Category Archives: Criminal Law

The Psychology of Wrongful Convictions

New videos on the psychology of wrongful convictions, a topic we have covered before, have been released by the International Association of Chiefs of Police and the Innocence Project.  The announcement states:

“Law enforcement officials are human and are susceptible to the same psychological phenomena that can adversely affect decision-making,” said Paul M. Cell, president of the IACP. “We are excited to be partnering with innocence organizations to make these videos available because education and training are critical to ensuring that these phenomena don’t adversely affect investigations.”

Three of the videos, on confirmation bias, tunnel vision and implicit bias, may be of particular interest to readers of this blog.

(update: 12/11/18: For a prior post on the psychology of wrongful convictions, see here).



DOJ and Implicit Bias

Implicit Bias.jpgAs readers of this blog may know, there is a wealth of research on how implicit bias can influence judgment and behavior (for example, my co-blogger Molly Wilson has discussed implicit bias in the context of Batson challenges, here). One area where implicit bias has received extensive attention relates to the prosecution (and defense) of crime. That’s why the United States Department of Justice’s recent announcement that all DOJ employees will receive training on implicit bias is such as important step.  As Attorney General Loretta Lynch stated in announcing the initiative:

“Our officers are more effective and our communities are more secure when law enforcement has the tools and training they need to address today’s public safety challenges . . . At the Department of Justice, we are committed to ensuring that our own personnel are well trained in the core principles and best practices of community policing. Today’s announcement is an important step in our ongoing efforts to promote fairness, eliminate bias and build the stronger, safer, more just society that all Americans deserve.”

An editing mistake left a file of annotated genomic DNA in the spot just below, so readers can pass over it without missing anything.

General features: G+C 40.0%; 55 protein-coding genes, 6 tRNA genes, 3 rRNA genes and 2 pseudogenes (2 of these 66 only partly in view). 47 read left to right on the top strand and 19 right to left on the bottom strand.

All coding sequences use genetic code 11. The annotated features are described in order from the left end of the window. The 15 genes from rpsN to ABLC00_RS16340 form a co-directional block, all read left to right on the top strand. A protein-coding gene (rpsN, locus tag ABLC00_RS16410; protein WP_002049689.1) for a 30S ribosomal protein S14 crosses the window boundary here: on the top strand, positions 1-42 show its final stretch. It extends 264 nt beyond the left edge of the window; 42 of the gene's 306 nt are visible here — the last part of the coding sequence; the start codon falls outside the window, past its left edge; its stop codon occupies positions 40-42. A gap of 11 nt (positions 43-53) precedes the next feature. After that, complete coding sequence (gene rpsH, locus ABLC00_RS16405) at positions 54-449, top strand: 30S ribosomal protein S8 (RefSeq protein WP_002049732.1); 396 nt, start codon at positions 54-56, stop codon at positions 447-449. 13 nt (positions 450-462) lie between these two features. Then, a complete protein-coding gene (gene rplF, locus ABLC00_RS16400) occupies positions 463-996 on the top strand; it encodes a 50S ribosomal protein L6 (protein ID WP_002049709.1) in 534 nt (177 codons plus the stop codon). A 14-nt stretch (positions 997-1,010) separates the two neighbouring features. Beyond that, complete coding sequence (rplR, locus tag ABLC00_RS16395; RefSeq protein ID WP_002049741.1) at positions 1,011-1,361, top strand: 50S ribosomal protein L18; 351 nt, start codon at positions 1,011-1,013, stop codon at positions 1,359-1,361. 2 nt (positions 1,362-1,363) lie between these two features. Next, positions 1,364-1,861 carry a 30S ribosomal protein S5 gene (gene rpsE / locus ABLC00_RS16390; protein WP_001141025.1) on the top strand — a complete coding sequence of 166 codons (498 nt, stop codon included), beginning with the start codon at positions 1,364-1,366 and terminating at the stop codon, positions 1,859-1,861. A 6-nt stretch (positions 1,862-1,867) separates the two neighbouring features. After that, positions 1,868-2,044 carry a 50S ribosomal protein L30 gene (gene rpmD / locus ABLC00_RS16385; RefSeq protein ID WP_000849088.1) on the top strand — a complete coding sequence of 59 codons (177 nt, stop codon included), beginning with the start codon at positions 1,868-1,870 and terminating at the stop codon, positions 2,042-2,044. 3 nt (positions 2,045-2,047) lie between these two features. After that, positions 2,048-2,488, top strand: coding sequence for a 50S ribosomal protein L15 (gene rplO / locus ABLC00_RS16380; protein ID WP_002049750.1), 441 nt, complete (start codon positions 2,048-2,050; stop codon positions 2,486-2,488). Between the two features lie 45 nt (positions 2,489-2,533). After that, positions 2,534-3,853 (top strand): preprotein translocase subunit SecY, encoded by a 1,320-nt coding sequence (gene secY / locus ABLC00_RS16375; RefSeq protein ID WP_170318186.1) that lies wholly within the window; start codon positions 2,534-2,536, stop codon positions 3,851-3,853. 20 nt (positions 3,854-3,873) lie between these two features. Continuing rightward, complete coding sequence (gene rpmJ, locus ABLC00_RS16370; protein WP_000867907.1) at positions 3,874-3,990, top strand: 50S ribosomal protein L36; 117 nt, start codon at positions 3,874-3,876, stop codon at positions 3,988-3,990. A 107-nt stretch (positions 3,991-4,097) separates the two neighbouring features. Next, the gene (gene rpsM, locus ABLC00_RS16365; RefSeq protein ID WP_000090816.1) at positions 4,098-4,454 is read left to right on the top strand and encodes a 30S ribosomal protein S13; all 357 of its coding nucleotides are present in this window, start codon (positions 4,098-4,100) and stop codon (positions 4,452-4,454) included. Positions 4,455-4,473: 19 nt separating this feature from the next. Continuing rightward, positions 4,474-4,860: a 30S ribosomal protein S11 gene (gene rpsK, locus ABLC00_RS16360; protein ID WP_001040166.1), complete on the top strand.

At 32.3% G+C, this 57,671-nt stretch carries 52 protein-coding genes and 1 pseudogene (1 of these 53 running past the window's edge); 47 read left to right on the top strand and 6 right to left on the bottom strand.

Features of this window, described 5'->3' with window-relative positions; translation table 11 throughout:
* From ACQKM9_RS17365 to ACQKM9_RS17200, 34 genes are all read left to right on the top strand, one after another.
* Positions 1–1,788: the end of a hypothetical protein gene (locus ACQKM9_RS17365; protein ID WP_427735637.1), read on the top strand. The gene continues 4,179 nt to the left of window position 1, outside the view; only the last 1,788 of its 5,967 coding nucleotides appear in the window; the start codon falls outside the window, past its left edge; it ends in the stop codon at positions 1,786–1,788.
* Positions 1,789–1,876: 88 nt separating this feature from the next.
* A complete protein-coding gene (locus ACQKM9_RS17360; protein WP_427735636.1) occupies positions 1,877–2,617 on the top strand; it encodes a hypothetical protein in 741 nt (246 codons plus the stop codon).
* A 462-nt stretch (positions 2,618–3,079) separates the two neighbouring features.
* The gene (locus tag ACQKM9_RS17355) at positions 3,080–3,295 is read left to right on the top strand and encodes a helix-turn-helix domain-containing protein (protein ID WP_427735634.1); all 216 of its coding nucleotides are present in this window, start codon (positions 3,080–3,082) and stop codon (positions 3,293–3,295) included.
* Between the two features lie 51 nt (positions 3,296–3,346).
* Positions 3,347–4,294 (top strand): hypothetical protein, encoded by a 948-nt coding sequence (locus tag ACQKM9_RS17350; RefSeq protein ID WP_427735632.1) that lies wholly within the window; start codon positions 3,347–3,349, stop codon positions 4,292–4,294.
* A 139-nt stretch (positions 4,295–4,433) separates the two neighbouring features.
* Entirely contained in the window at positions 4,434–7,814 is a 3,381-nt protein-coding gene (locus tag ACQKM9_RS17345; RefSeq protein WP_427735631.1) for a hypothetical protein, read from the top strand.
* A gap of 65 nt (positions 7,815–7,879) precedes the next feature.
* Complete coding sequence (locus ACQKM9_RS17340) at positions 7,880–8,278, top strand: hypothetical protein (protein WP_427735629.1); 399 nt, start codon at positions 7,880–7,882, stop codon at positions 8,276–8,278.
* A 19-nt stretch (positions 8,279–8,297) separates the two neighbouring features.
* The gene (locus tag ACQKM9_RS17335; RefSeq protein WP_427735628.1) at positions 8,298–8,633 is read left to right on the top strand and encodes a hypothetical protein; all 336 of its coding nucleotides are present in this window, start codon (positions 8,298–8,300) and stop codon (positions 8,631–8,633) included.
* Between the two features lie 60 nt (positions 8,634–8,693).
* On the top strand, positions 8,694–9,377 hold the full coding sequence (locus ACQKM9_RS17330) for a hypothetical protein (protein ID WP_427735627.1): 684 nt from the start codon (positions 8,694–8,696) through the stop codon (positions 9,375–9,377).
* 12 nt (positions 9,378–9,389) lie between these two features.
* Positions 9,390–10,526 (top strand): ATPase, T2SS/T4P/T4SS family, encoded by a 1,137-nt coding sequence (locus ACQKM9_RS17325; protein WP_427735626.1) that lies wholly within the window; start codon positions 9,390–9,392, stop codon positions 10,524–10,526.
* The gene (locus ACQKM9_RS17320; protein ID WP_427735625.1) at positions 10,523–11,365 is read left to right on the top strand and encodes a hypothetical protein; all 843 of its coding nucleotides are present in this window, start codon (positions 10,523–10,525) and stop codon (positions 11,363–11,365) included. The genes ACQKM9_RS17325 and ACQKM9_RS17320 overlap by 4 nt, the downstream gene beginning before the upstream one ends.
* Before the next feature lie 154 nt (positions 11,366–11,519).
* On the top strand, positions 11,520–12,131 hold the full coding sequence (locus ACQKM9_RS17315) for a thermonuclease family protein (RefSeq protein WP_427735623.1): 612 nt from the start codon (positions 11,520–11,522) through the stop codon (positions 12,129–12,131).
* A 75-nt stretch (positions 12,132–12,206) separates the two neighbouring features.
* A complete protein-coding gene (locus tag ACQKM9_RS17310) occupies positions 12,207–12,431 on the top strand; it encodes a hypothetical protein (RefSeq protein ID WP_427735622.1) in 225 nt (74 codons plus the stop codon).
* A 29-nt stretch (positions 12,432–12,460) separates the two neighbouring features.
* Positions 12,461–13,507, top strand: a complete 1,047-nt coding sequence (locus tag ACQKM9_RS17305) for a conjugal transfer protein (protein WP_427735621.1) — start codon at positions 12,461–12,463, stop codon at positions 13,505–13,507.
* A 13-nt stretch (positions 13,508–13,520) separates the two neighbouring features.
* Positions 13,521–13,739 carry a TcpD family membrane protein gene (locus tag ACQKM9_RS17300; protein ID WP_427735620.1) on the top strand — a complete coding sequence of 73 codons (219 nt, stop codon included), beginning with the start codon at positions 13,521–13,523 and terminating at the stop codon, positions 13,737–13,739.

For those wanting more resources on the role of implicit bias on judgment and decision-making, a large body of information is available, including at the American Bar Association’s website (which includes this excellent video on the neuroscience of implicit bias) and this list of resources created by Professor Kimberly Norwood from Washington University School of Law.

Behavioral Ethics and Criminal Defense Lawyers

6ACTwo cross-postings for anyone interested in the intersection of behavioral ethics and the work of criminal defense lawyers:


(1) On the Sixth Amendment Center’s website, Executive Director David Carroll posted this question and answer session regarding my article, Prescriptions for Ethical Blindness: Improving Advocacy for Indigent Defendants in Criminal Cases.  The post also can be found at the National Association for Public Defense site.

(2) On The Continuing Duty, a site I host with my colleague David Siegel, I posted “The Strategic Use of ‘Bounded Ethicality’ in [Post Conviction Review] Proceedings.”  In it, I discuss two state judicial opinions that address research on behavioral ethics and my article, The Psychology of Conflicts of Interest in Criminal Cases, as part of the larger discussion of whether criminal defense lawyers can be objective in evaluating their own conflicts of interest.